After learning about the jars money system, I purchased 5 mason jars and used a random popcorn box because Walmart didn’t sell mason jars in packs of 6. To get started you’ll need 6 physical mason jars.
The second money jar is your financial independence jar. 10% of EVERY dollar you make—no matter what—goes into your financial independence jar. Even if it’s a small amount of money, this will help you build the habit of saving money each time you get paid.
What about debt? Should you put money in this jar if you’re paying interest?
The answer depends.
Don’t wait to save money until all of your debt is paid off and you have an emergency fund of 3 to 6 months. You should be doing both.
Once you understand compound interest, this will make more sense. The more money you can save early in life the better off you will be. So get started saving 10% of your income no matter what even if you have debt.
Money Jar #3
The third jar of money is long-term savings of 10%. How is this different than money jar #2? Financial independence money will be spent when you become financially independent. That money will sustain your lifestyle.
Long-term savings has two functions:
Save for long-term things like a down-payment on a house, car, starting a business, etc.
This money jar serves as your emergency fund.
I’ve discovered setting money aside in a savings account labeled “emergency fund” doesn’t work.
Because guess what happens?
And the money gets spent on things that may not actually be an emergency.
I’ve honestly tried building an “emergency fund” at least 10 times and the money always gets spent.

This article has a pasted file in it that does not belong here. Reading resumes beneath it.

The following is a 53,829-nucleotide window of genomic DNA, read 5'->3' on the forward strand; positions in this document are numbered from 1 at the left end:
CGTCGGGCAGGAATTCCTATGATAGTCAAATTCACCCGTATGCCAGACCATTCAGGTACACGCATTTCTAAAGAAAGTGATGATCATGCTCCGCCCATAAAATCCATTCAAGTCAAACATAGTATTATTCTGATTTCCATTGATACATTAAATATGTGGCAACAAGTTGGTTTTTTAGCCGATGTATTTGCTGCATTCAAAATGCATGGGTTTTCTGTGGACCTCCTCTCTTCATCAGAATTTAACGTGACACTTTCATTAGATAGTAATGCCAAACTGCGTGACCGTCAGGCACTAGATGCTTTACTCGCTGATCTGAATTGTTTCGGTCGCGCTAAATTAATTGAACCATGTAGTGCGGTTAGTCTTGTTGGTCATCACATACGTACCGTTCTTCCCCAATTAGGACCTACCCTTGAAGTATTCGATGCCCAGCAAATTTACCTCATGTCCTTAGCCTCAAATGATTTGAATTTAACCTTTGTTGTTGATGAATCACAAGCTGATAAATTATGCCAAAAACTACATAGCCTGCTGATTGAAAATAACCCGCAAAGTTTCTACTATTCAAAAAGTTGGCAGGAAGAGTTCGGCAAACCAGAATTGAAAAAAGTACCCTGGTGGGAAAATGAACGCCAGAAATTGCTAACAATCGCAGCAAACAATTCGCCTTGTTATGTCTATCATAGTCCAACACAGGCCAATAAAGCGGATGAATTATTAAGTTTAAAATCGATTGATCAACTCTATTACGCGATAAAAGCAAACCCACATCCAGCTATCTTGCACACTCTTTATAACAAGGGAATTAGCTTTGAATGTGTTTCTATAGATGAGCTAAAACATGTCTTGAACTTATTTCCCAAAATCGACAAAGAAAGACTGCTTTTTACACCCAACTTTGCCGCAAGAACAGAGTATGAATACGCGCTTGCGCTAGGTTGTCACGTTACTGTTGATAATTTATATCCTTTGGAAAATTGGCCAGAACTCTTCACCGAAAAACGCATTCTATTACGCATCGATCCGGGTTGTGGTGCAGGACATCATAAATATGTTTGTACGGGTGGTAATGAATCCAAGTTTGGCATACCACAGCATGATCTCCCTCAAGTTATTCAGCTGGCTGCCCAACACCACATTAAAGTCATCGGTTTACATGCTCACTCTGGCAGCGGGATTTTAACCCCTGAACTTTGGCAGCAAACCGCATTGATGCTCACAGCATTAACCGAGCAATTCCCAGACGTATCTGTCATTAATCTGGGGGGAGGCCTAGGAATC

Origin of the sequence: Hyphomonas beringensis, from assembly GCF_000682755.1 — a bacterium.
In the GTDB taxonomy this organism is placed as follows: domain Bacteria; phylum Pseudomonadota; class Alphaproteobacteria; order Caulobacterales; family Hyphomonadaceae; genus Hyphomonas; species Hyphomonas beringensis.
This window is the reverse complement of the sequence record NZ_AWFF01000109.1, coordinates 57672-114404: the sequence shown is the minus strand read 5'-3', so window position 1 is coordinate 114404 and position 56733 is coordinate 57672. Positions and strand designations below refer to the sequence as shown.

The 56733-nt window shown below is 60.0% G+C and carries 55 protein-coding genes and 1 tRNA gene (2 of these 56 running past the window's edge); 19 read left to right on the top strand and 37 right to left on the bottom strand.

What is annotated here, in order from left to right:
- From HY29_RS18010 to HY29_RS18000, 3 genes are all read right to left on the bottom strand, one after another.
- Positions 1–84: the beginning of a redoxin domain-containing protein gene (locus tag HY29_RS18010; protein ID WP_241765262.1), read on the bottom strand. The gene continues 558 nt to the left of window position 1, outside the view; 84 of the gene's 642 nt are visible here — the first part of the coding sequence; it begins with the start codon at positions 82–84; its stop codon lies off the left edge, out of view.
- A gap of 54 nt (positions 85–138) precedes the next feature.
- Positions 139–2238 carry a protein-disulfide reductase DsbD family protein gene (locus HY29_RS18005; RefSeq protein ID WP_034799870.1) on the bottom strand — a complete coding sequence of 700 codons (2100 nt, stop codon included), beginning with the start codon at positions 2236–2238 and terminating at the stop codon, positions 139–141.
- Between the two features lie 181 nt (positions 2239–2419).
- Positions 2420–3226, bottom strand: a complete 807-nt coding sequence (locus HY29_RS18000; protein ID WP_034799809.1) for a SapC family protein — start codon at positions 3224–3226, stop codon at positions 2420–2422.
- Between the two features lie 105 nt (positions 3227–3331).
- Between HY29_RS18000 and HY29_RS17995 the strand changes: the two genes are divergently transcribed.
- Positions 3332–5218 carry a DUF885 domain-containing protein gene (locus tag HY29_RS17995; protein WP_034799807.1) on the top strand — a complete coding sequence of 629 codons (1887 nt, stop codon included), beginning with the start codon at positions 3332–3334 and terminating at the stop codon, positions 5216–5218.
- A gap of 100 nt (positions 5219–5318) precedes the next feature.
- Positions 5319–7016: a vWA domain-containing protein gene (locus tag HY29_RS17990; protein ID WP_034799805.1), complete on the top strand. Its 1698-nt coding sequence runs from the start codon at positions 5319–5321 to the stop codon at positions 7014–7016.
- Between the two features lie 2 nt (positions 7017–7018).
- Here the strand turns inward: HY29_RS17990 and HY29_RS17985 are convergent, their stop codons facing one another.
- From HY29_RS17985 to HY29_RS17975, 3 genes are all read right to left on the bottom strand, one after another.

It hasn’t worked for me.
What allowed me to have money in case of an actual emergency was if the funds were going toward a long term savings goal.
In the event of an ACTUAL emergency, I had the money and it simply meant we had to delay our goal.
Money Jar #4
The fourth money jar is tithing/give.
I believe in paying a 10% tithe to my church. However, It goes a lot deeper than simply giving 10% to my church.
When you have a giving mentality, you’re looking at life with an abundance mentality. And that will spill over into other areas.
Avoid having a scarcity mindset. It’s no way to live!
10% doesn’t have to go to a church, it could go to your favorite charity or you could even use the money for birthday and Christmas gifts.
Either way, when you give, you look at life in a different lens.
What if you’re thinking, I’ll start giving when I have more?
No amount is too small to give. Just get started.
Money Jar #5
The 5th money jar is play money to blow.
10% of your income will be set aside and spent on whatever the heck you want. This is non-guilty spending that will help you maintain balance in your life.